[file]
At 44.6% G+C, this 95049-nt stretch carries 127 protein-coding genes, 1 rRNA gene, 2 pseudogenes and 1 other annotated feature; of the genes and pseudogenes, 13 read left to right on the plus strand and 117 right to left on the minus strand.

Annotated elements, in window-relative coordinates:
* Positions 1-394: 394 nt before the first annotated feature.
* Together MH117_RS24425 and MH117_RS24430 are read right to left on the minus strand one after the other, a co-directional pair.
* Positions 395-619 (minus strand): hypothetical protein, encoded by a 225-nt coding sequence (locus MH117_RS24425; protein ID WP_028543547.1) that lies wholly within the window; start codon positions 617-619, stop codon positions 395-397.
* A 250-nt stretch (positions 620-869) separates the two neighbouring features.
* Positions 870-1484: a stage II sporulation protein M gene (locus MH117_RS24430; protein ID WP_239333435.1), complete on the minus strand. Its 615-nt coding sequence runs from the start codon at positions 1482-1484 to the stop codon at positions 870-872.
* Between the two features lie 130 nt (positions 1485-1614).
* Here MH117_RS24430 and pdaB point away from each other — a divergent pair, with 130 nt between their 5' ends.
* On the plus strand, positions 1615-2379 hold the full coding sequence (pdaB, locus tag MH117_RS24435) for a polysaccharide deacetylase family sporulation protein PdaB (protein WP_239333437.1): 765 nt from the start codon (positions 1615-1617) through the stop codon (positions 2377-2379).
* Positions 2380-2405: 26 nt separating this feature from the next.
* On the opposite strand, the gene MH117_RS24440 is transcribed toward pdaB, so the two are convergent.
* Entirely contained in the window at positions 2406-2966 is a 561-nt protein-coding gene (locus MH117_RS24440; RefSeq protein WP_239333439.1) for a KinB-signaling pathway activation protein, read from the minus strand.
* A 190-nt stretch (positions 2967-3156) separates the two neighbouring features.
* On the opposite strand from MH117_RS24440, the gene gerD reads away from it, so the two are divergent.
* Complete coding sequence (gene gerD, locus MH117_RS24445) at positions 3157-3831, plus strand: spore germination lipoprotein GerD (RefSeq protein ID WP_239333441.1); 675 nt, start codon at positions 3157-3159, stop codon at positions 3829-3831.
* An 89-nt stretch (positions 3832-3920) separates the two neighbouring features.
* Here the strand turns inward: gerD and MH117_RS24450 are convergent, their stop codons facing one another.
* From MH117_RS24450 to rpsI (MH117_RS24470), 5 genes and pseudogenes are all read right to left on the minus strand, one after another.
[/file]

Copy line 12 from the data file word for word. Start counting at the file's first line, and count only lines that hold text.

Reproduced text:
* On the opposite strand, the gene MH117_RS24440 is transcribed toward pdaB, so the two are convergent.